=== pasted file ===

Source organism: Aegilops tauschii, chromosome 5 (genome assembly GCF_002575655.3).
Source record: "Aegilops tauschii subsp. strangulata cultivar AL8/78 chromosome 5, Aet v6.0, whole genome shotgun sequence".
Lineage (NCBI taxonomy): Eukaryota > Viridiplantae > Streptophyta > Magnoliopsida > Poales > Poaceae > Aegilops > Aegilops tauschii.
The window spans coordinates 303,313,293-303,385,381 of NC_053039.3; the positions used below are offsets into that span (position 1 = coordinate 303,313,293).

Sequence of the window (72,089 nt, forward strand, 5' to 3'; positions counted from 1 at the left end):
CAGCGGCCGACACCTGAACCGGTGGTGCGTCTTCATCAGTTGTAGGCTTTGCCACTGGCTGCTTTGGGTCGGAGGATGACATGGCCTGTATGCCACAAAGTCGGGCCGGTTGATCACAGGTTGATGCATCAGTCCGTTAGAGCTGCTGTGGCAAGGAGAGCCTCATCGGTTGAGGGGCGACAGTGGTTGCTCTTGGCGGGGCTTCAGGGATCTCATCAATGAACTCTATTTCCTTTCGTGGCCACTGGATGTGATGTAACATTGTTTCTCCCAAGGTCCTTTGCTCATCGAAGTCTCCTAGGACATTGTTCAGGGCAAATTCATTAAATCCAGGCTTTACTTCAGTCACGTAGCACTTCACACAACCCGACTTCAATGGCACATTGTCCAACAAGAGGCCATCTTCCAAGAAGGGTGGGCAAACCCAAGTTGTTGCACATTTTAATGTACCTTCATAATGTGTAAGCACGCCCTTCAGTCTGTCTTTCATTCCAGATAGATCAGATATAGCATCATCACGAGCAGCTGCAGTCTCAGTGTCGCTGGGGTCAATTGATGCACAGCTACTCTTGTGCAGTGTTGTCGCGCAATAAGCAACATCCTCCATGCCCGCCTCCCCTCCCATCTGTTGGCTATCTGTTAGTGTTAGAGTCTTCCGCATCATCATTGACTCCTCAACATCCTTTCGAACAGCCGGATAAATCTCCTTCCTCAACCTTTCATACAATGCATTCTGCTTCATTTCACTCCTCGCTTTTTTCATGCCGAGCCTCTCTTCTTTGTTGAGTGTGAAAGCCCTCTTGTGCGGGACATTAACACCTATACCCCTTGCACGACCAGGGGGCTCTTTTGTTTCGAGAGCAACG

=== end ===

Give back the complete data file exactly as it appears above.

Source organism: Aegilops tauschii, chromosome 5 (genome assembly GCF_002575655.3).
Source record: "Aegilops tauschii subsp. strangulata cultivar AL8/78 chromosome 5, Aet v6.0, whole genome shotgun sequence".
Lineage (NCBI taxonomy): Eukaryota > Viridiplantae > Streptophyta > Magnoliopsida > Poales > Poaceae > Aegilops > Aegilops tauschii.
The window spans coordinates 303,313,293-303,385,381 of NC_053039.3; the positions used below are offsets into that span (position 1 = coordinate 303,313,293).

Sequence of the window (72,089 nt, forward strand, 5' to 3'; positions counted from 1 at the left end):
CAGCGGCCGACACCTGAACCGGTGGTGCGTCTTCATCAGTTGTAGGCTTTGCCACTGGCTGCTTTGGGTCGGAGGATGACATGGCCTGTATGCCACAAAGTCGGGCCGGTTGATCACAGGTTGATGCATCAGTCCGTTAGAGCTGCTGTGGCAAGGAGAGCCTCATCGGTTGAGGGGCGACAGTGGTTGCTCTTGGCGGGGCTTCAGGGATCTCATCAATGAACTCTATTTCCTTTCGTGGCCACTGGATGTGATGTAACATTGTTTCTCCCAAGGTCCTTTGCTCATCGAAGTCTCCTAGGACATTGTTCAGGGCAAATTCATTAAATCCAGGCTTTACTTCAGTCACGTAGCACTTCACACAACCCGACTTCAATGGCACATTGTCCAACAAGAGGCCATCTTCCAAGAAGGGTGGGCAAACCCAAGTTGTTGCACATTTTAATGTACCTTCATAATGTGTAAGCACGCCCTTCAGTCTGTCTTTCATTCCAGATAGATCAGATATAGCATCATCACGAGCAGCTGCAGTCTCAGTGTCGCTGGGGTCAATTGATGCACAGCTACTCTTGTGCAGTGTTGTCGCGCAATAAGCAACATCCTCCATGCCCGCCTCCCCTCCCATCTGTTGGCTATCTGTTAGTGTTAGAGTCTTCCGCATCATCATTGACTCCTCAACATCCTTTCGAACAGCCGGATAAATCTCCTTCCTCAACCTTTCATACAATGCATTCTGCTTCATTTCACTCCTCGCTTTTTTCATGCCGAGCCTCTCTTCTTTGTTGAGTGTGAAAGCCCTCTTGTGCGGGACATTAACACCTATACCCCTTGCACGACCAGGGGGCTCTTTTGTTTCGAGAGCAACG